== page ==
17. New heat treatment process for advanced high-strength steels

    Science.gov (United States)

    Bublíková, D.; Jeníček, Š.; Vorel, I.; Mašek, B.

    2017-02-01

    Today’s advanced steels are required to possess high strength and ductility. It can be achieved by choosing an appropriate steel chemistry which has a substantial effect on the properties obtained by heat treatment. Mechanical properties influenced the presence of retained austenite in the final structure. Steels of this group typically require complicated heat treatment which places great demands on the equipment used. The present paper introduces new procedures aimed at simplifying the heat treatment of high-strength steels with the use of material-technological modelling. Four experimental steels were made and cast, whose main alloying additions were manganese, silicon, chromium, molybdenum and nickel. The steels were treated using the Q-P process with subsequent interrupted quenching. The resulting structure was a mixture of martensite and retained austenite. Strength levels of more than 2000 MPa combined with 10-15 % elongation were obtained. These properties thus offer potential for the manufacture of intricate closed-die forgings with a reduced weight. Intercritical annealing was obtained structure not only on the basis of martensite, but also with certain proportion of bainitic ferrite and retained austenite.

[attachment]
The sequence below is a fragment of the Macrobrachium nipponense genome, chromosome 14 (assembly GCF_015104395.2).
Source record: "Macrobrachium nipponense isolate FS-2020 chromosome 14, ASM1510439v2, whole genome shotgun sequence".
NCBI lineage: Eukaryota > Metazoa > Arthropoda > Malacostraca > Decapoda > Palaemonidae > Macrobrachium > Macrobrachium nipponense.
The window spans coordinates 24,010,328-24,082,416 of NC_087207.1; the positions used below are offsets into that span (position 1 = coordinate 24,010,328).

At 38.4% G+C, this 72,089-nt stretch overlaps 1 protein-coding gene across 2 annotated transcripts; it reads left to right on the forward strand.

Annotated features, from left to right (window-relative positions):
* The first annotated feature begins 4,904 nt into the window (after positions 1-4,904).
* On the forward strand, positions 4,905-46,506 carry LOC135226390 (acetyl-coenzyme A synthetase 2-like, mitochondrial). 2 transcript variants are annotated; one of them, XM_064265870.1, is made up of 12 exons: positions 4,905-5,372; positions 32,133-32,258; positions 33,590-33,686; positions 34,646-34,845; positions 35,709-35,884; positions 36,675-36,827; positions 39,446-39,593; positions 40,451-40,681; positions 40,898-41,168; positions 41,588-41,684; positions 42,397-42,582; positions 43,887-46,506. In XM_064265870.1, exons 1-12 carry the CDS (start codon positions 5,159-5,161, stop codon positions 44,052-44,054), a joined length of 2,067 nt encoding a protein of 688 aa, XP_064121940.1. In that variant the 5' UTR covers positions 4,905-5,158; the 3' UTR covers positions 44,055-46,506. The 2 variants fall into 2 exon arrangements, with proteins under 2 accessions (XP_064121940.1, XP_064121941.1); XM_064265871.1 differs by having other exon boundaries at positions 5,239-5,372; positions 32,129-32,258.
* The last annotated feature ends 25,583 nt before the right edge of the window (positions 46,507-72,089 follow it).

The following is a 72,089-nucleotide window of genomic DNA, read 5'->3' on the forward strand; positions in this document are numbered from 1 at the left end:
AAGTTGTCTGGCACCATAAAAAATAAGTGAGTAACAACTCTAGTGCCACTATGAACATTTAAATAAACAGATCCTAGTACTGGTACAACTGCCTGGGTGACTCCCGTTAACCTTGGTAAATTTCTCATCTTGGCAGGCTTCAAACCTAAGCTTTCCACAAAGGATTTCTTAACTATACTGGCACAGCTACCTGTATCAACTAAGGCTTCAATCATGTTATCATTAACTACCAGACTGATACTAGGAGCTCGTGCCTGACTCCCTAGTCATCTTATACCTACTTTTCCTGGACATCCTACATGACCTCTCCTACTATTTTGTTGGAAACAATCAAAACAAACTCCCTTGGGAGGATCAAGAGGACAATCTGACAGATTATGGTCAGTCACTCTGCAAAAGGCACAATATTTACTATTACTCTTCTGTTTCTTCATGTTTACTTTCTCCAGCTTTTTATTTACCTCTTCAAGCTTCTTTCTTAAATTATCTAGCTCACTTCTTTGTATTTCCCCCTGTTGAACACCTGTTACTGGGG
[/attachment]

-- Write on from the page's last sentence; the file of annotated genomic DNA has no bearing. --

18. Ti-Al Composite Wires with High Specific Strength

    Directory of Open Access Journals (Sweden)

    Ludwig Schultz

    2011-11-01

    Full Text Available An alternative deformation technique was applied to a composite made of titanium and an aluminium alloy in order to achieve severe plastic deformation. This involves accumulative swaging and bundling. Furthermore, it allows uniform deformation of a composite material while producing a wire which can be further used easily. Detailed analysis concerning the control of the deformation process, mesostructural and microstructural features and tensile testing was carried out on the as produced wires. A strong grain refinement to a grain size of 250–500 nm accompanied by a decrease in 〈111〉 fibre texture component and a change from low angle to high angle grain boundary characteristics is observed in the Al alloy. A strong increase in the mechanical properties in terms of ultimate tensile strength ranging from 600 to 930 MPa being equivalent to a specific strength of up to 223 MPa/g/cm3 was achieved.

  19. Fracture Energy of High-Strength Concrete in Compression

    DEFF Research Database (Denmark)

    Dahl, Henrik; Brincker, Rune

    is essential for understanding the fracture mechanism of concrete in compression. In this paper a series of tests is reported, carried out for the purpose of studying the fracture mechanical properties of concrete in compression. Including the measurement and study of the descending branch, a new experimental...... method has been used to investigate the influence of boundary conditions, loading rate, size effects and the influence of the strength on the fracture energy of high-strength concrete over the range 70 MPa to 150 MPa, expressed in nominal values.......Compression tests are usually carried out in load control. This implies the termination of the test at the peak point of the load-displacement curve, while the fracture under these conditions becomes unstable at the descending branch of the load displacement relation. However, the descending branch...

  20. Fracture Energy of High-Strength Concrete in Compression

    DEFF Research Database (Denmark)

    Dahl, H.; Brincker, Rune

    1989-01-01